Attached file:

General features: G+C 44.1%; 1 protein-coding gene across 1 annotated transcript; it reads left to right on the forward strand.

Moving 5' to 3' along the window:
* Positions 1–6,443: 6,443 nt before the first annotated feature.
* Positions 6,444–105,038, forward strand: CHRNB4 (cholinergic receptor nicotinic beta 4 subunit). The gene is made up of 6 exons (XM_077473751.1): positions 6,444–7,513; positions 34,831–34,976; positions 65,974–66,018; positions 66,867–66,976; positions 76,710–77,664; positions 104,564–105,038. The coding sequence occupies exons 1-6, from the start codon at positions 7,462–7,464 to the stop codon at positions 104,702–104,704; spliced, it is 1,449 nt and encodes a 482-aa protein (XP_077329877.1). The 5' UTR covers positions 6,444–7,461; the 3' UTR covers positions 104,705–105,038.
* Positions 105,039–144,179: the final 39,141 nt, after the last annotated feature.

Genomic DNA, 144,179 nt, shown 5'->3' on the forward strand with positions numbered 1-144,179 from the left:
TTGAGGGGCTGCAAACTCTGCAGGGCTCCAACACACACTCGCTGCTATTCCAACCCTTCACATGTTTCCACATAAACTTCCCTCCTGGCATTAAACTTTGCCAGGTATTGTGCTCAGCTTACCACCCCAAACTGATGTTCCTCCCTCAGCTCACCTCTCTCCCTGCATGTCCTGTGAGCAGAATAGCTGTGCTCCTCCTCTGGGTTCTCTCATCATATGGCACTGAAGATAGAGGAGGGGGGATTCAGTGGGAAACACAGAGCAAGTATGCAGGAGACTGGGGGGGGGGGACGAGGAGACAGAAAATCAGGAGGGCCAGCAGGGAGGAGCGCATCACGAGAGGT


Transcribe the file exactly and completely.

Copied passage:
General features: G+C 44.1%; 1 protein-coding gene across 1 annotated transcript; it reads left to right on the forward strand.

Moving 5' to 3' along the window:
* Positions 1–6,443: 6,443 nt before the first annotated feature.
* Positions 6,444–105,038, forward strand: CHRNB4 (cholinergic receptor nicotinic beta 4 subunit). The gene is made up of 6 exons (XM_077473751.1): positions 6,444–7,513; positions 34,831–34,976; positions 65,974–66,018; positions 66,867–66,976; positions 76,710–77,664; positions 104,564–105,038. The coding sequence occupies exons 1-6, from the start codon at positions 7,462–7,464 to the stop codon at positions 104,702–104,704; spliced, it is 1,449 nt and encodes a 482-aa protein (XP_077329877.1). The 5' UTR covers positions 6,444–7,461; the 3' UTR covers positions 104,705–105,038.
* Positions 105,039–144,179: the final 39,141 nt, after the last annotated feature.

Genomic DNA, 144,179 nt, shown 5'->3' on the forward strand with positions numbered 1-144,179 from the left:
TTGAGGGGCTGCAAACTCTGCAGGGCTCCAACACACACTCGCTGCTATTCCAACCCTTCACATGTTTCCACATAAACTTCCCTCCTGGCATTAAACTTTGCCAGGTATTGTGCTCAGCTTACCACCCCAAACTGATGTTCCTCCCTCAGCTCACCTCTCTCCCTGCATGTCCTGTGAGCAGAATAGCTGTGCTCCTCCTCTGGGTTCTCTCATCATATGGCACTGAAGATAGAGGAGGGGGGATTCAGTGGGAAACACAGAGCAAGTATGCAGGAGACTGGGGGGGGGGGACGAGGAGACAGAAAATCAGGAGGGCCAGCAGGGAGGAGCGCATCACGAGAGGT